Keep Ammonia Out of Your Home
April 5, 2013
While some ammonia is naturally formed when organic materials decompose, it’s also manufactured for fertilizer, synthetic fibers, plastics, explosives, and as an ingredient in smelling salts and cleaning products. Most of us are familiar with this gas’s extremely sharp, irritating odor.
We’re all regularly exposed to small amounts of ammonia in water, soil and air. Thankfully this low-level exposure is not believed to cause health issues. In larger quantities, however, ammonia fumes pose an immediate danger to the lungs and skin. These risks increase dramatically when ammonia is mixed with chlorine bleach or cleaners containing it. This chemical combination produces highly poisonous chloramine gas, which can cause severe lung damage.
Ammonia can irritate or burn skin and mucous membranes, and it is highly toxic if swallowed. Ammonia fumes also react with nitrates in the environment to form unhealthy ammonium nitrate particles, which then linger in household dust, carpets, curtains and upholstery.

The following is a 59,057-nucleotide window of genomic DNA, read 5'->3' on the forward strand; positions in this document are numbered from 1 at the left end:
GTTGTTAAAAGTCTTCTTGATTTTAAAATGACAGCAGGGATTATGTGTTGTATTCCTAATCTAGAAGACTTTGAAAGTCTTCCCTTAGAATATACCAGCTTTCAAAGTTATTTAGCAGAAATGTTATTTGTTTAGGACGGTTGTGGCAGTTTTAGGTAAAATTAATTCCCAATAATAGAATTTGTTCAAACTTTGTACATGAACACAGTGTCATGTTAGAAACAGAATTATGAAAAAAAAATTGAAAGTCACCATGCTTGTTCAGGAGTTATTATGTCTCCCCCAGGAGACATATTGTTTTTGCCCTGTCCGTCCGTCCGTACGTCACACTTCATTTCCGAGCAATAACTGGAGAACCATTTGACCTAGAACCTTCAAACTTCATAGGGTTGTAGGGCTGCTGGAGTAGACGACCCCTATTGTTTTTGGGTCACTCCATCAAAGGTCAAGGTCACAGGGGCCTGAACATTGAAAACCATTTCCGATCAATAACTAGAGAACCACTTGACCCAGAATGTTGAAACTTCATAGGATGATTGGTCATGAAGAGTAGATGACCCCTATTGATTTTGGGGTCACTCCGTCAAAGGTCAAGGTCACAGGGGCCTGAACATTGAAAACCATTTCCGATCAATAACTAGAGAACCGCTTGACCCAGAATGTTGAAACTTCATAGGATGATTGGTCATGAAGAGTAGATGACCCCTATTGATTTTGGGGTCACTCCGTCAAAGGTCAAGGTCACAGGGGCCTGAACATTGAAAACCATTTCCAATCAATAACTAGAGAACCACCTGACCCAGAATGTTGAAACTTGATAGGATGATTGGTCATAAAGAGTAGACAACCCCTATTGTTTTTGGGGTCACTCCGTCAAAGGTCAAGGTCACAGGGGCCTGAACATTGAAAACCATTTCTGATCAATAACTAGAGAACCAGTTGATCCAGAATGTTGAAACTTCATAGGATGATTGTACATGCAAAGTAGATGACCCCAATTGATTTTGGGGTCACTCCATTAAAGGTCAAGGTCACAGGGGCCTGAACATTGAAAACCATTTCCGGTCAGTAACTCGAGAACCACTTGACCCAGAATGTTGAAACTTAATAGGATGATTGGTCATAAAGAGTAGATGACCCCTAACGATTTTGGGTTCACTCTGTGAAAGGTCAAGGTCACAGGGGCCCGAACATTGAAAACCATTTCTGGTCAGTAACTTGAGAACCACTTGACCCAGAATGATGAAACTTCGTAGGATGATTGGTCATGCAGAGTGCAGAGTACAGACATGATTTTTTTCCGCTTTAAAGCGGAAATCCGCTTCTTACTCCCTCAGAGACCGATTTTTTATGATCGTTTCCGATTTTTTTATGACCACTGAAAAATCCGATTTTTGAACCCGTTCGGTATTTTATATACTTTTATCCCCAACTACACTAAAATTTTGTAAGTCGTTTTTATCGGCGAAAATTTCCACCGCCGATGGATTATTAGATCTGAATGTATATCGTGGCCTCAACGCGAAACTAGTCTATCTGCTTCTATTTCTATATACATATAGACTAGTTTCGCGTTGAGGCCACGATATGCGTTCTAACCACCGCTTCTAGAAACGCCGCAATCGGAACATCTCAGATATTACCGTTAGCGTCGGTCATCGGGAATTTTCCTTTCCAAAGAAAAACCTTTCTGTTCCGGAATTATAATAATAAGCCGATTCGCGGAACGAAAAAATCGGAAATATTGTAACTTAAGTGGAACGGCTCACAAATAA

Children are most likely to be exposed to ammonia via household cleaners. Without adequate ventilation, the fumes these cleaners create can pose a danger. Children with asthma may be particularly sensitive to ammonia fumes.
To avoid ammonia, read product labels. Most cleaners don’t have their ingredients listed on bottles as product formulas are considered trade secrets. So keep in mind that cleaners that typically contain ammonia include glass, window, metal and oven cleaners, and wax removers. For these products, choose cleaners from companies that voluntarily disclose their ingredients. Household ammonia usually contains 5 to 10% ammonia diluted in water. Even this concentration can be enough to cause severe respiratory irritation.
You can also detect ammonia with your nose. You’ll probably smell that sharp odor before you are exposed to any concentration that could cause harm. In fact, ammonia can be detected by its odor at concentrations about 10 times lower than the toxic threshold.